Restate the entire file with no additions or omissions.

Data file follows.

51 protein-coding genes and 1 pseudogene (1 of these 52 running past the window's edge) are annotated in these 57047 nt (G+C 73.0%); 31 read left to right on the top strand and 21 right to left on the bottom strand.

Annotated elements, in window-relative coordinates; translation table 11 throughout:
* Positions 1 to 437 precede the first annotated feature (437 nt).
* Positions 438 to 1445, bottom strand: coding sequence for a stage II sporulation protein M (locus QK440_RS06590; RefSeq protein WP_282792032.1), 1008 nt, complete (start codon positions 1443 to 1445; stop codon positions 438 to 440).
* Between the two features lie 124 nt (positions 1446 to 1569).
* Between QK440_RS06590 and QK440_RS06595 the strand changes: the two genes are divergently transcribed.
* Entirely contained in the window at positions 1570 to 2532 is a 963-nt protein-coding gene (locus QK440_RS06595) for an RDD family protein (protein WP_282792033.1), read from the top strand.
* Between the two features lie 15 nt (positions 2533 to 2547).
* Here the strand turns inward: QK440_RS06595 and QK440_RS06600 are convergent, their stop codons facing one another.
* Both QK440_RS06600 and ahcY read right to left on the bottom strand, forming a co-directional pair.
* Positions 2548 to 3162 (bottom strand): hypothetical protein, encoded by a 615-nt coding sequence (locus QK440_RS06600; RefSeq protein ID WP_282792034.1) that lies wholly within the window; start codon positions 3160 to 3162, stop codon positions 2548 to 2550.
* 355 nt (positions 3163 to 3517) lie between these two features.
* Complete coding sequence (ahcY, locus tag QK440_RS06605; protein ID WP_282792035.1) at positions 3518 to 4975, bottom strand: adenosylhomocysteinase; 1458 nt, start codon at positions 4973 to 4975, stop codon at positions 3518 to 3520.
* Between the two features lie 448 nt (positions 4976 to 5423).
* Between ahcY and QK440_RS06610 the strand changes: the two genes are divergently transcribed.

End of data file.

51 protein-coding genes and 1 pseudogene (1 of these 52 running past the window's edge) are annotated in these 57047 nt (G+C 73.0%); 31 read left to right on the top strand and 21 right to left on the bottom strand.

Annotated elements, in window-relative coordinates; translation table 11 throughout:
* Positions 1 to 437 precede the first annotated feature (437 nt).
* Positions 438 to 1445, bottom strand: coding sequence for a stage II sporulation protein M (locus QK440_RS06590; RefSeq protein WP_282792032.1), 1008 nt, complete (start codon positions 1443 to 1445; stop codon positions 438 to 440).
* Between the two features lie 124 nt (positions 1446 to 1569).
* Between QK440_RS06590 and QK440_RS06595 the strand changes: the two genes are divergently transcribed.
* Entirely contained in the window at positions 1570 to 2532 is a 963-nt protein-coding gene (locus QK440_RS06595) for an RDD family protein (protein WP_282792033.1), read from the top strand.
* Between the two features lie 15 nt (positions 2533 to 2547).
* Here the strand turns inward: QK440_RS06595 and QK440_RS06600 are convergent, their stop codons facing one another.
* Both QK440_RS06600 and ahcY read right to left on the bottom strand, forming a co-directional pair.
* Positions 2548 to 3162 (bottom strand): hypothetical protein, encoded by a 615-nt coding sequence (locus QK440_RS06600; RefSeq protein ID WP_282792034.1) that lies wholly within the window; start codon positions 3160 to 3162, stop codon positions 2548 to 2550.
* 355 nt (positions 3163 to 3517) lie between these two features.
* Complete coding sequence (ahcY, locus tag QK440_RS06605; protein ID WP_282792035.1) at positions 3518 to 4975, bottom strand: adenosylhomocysteinase; 1458 nt, start codon at positions 4973 to 4975, stop codon at positions 3518 to 3520.
* Between the two features lie 448 nt (positions 4976 to 5423).
* Between ahcY and QK440_RS06610 the strand changes: the two genes are divergently transcribed.